no anomalies in 329 test result(s)
rng=RNG_stdin64, seed=0x78041158
length= 32 terabytes (2^45 bytes), time= 563979 seconds
no anomalies in 339 test result(s)
```

This is exactly the kind of result we might hope for. It takes about a week to run, but in the end completes with no problems. As we would expect, during the test there was a brief moment one of the test results looked unusual but as testing continued it proved to be nothing.

It's a similar story for `pcg64_fast`

. In the interest of not filling
your screen with junk, I'll switch to abbreviating the rest of the
results to show just the beginnings and the ends of the tests.

```
linux$ ./pcg64_fast | ./RNG_test stdin64
RNG_test using PractRand version 0.93
RNG = RNG_stdin64, seed = 0xf24baca7
test set = normal, folding = standard (64 bit)
rng=RNG_stdin64, seed=0xf24baca7
length= 128 megabytes (2^27 bytes), time= 2.2 seconds
no anomalies in 148 test result(s)
[...]
rng=RNG_stdin64, seed=0xf24baca7
length= 8 terabytes (2^43 bytes), time= 132005 seconds
no anomalies in 319 test result(s)
rng=RNG_stdin64, seed=0xf24baca7
length= 16 terabytes (2^44 bytes), time= 263825 seconds
no anomalies in 329 test result(s)
rng=RNG_stdin64, seed=0xf24baca7
length= 32 terabytes (2^45 bytes), time= 526487 seconds
no anomalies in 339 test result(s)
```

Of course, `pcg64`

and `pcg64_fast`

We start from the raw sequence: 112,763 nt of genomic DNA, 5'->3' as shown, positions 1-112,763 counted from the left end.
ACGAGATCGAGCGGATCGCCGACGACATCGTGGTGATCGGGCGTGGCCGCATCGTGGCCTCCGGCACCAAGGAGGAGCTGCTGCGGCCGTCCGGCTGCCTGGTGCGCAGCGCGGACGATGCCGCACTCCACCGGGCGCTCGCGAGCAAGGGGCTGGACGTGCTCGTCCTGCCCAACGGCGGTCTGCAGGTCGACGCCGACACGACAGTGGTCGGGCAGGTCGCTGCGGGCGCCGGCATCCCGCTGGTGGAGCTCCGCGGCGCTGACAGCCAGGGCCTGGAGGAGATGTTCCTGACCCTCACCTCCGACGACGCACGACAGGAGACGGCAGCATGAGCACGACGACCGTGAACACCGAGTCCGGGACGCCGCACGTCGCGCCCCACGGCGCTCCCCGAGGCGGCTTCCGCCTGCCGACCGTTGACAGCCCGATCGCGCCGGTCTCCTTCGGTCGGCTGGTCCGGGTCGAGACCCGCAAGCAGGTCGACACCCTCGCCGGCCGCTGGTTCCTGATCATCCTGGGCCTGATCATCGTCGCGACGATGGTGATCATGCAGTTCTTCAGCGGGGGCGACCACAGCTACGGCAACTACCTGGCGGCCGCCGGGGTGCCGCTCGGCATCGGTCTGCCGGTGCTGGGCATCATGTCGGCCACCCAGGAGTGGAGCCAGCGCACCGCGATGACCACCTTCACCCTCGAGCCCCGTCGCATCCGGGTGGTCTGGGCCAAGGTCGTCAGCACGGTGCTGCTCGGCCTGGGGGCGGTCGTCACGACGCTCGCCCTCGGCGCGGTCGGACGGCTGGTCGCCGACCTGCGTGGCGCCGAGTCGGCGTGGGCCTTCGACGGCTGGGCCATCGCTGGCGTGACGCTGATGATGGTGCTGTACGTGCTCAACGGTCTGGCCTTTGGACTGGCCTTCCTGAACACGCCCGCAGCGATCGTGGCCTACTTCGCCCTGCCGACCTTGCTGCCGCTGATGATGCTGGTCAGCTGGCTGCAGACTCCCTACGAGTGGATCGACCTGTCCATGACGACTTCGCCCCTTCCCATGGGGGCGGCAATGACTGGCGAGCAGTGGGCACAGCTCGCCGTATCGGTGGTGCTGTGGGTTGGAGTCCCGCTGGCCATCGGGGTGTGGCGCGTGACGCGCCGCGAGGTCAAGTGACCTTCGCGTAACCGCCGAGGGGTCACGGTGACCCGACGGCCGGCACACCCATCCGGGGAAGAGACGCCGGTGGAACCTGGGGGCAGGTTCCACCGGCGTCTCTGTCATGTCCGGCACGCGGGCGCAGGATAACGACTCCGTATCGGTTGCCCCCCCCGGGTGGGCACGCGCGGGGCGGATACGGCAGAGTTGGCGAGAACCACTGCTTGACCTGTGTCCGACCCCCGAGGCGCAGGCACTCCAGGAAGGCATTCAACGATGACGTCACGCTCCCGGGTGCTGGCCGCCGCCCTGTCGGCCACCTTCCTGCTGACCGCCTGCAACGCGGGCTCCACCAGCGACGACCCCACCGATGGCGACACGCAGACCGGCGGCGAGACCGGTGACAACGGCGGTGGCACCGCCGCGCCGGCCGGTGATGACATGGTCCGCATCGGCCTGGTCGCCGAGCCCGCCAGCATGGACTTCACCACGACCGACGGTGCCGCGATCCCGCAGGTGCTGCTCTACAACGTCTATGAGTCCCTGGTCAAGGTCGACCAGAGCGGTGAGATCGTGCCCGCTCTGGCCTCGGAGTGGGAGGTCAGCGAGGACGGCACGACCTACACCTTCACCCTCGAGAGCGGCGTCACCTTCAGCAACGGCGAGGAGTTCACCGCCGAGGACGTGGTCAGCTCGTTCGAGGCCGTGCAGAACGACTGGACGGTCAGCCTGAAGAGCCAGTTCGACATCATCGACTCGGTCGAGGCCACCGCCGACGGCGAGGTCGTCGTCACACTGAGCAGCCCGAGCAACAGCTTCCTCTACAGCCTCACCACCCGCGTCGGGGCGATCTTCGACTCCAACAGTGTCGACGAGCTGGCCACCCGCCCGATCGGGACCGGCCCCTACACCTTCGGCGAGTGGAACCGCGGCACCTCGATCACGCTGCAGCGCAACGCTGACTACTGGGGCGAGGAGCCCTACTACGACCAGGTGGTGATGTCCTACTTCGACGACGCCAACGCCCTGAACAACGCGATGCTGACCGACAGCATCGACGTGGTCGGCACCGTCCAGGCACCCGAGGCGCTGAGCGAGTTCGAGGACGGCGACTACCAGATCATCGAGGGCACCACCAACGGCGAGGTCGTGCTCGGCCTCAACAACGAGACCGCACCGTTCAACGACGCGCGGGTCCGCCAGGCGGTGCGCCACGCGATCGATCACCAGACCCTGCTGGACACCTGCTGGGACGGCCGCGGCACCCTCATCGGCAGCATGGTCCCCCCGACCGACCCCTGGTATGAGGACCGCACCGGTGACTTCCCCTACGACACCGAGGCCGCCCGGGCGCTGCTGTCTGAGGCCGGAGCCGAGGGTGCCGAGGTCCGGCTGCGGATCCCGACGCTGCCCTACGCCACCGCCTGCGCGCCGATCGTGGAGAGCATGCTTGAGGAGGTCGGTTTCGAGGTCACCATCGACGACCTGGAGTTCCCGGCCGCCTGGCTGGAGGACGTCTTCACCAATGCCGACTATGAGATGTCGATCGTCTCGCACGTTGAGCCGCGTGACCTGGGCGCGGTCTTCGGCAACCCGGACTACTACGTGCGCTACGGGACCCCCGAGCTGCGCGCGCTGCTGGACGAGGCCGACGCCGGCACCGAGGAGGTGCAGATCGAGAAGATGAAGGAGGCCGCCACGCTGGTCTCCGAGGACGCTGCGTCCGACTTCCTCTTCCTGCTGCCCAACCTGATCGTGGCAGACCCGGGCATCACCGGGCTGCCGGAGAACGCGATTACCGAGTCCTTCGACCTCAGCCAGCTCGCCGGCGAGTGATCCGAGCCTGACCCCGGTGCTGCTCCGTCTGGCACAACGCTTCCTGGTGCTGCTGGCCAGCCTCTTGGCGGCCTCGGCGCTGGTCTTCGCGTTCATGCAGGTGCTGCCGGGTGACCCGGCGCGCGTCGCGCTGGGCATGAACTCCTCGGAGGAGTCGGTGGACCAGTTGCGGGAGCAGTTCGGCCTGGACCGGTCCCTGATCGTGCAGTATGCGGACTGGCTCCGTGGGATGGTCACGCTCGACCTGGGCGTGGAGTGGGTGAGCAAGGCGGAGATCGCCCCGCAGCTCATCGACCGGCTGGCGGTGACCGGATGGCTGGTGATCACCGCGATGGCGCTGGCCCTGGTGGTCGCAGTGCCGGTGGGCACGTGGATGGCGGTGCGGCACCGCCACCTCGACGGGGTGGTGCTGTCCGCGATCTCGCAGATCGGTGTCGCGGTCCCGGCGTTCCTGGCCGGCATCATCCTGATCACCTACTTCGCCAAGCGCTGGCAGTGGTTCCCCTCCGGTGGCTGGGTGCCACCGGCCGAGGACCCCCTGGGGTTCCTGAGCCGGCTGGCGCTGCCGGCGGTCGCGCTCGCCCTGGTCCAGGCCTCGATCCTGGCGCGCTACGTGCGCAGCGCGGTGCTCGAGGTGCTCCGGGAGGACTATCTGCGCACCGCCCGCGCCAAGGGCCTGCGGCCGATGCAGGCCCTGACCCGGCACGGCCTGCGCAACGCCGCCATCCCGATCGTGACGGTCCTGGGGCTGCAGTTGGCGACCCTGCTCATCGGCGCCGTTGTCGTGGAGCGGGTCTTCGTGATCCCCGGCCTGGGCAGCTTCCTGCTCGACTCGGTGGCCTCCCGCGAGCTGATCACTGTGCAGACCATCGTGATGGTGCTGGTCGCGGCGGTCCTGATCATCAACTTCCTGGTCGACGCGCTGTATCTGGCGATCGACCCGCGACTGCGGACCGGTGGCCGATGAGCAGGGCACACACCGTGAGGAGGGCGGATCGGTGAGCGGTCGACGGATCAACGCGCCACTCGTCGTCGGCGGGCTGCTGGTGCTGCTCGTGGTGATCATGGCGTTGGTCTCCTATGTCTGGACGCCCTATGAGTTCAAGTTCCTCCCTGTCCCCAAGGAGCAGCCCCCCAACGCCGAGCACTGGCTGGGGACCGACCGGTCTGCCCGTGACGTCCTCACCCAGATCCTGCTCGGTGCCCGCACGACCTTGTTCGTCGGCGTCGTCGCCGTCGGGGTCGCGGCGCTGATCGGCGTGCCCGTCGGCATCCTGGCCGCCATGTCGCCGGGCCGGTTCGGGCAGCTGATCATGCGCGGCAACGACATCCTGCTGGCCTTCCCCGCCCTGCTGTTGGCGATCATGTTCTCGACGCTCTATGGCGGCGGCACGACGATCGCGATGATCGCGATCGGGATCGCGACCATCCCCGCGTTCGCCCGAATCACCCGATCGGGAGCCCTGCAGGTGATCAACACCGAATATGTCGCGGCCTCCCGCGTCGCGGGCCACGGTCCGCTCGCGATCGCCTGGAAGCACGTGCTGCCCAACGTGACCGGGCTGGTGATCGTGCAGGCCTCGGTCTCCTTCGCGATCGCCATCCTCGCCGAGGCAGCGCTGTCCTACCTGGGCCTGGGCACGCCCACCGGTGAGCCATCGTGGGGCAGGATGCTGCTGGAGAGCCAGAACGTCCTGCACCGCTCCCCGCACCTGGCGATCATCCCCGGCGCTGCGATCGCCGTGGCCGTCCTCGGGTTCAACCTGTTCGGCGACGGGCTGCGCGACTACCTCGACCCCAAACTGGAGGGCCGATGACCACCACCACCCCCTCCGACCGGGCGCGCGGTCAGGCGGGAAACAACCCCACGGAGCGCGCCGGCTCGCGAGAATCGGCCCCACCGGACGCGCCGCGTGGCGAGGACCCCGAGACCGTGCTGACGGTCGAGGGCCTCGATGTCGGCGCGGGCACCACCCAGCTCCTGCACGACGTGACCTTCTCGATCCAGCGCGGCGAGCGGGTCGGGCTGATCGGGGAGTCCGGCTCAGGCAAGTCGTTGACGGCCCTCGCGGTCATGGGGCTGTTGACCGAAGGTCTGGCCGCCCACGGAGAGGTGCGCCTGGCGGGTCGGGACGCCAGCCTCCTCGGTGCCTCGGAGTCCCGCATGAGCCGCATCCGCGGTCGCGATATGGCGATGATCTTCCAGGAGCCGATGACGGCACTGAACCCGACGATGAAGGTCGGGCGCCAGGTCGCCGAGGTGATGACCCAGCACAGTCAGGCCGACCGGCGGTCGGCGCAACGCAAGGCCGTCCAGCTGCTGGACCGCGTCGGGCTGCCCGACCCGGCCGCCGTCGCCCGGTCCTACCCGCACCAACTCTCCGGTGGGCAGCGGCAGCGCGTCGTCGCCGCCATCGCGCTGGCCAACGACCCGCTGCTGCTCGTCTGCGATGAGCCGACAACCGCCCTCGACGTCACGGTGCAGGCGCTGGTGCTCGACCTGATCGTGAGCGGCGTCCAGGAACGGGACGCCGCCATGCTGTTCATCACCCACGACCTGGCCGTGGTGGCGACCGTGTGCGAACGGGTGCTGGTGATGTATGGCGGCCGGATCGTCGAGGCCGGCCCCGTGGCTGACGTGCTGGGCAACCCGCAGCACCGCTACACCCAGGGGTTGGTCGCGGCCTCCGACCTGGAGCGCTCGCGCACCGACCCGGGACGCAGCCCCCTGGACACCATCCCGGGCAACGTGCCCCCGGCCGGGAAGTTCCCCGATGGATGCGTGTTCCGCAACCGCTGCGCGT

have large periods
(2^{128} and 2^{126}, respectively) and large state
spaces (2^{255} and 2^{127}, respectively). 32 TB of
output seems like a lot, but these are 64-bit generators outputting 8
bytes at a time, so we've only used 2^{42} numbers from each
generator. We haven't even reached the square root of the period;
we're closer to the cube root. In my opinion, any generator with 128
bits of state (or more) that fails statistical tests must have some
serious flaws. More on that another time.

A greater challenge is to test PCG's smaller generators that produce
32-bit output. Because they only produce four bytes of output, 32 TB
represents 2^{43} outputs. `pcg32`

and `pcg32_fast`

have
periods of 2^{64} and 2^{62} and state spaces of
2^{127} and 2^{63}, respectively. Some older papers
on random number generation suggest that you should never use more
numbers from a generator than the square root of its period, otherwise
statistical problems may occur. Those comments date back to an
earlier era of generation when generators were lower quality, but I
will admit that I had a moment of doubt. Was I wrong to have waited
so long to test with PractRand? Would it push these generators past
their limits? In theory, based on my prior headroom-based
pronouncements with TestU01, no, but what about in practice?
(TheorRand vs PractRand!) Let's see...

```
linux$ ./pcg32 | ./RNG_test stdin32
RNG_test using PractRand version 0.93
RNG = RNG_stdin32, seed = 0x16692278
test set = normal, folding = standard (32 bit)
rng=RNG_stdin32, seed=0x16692278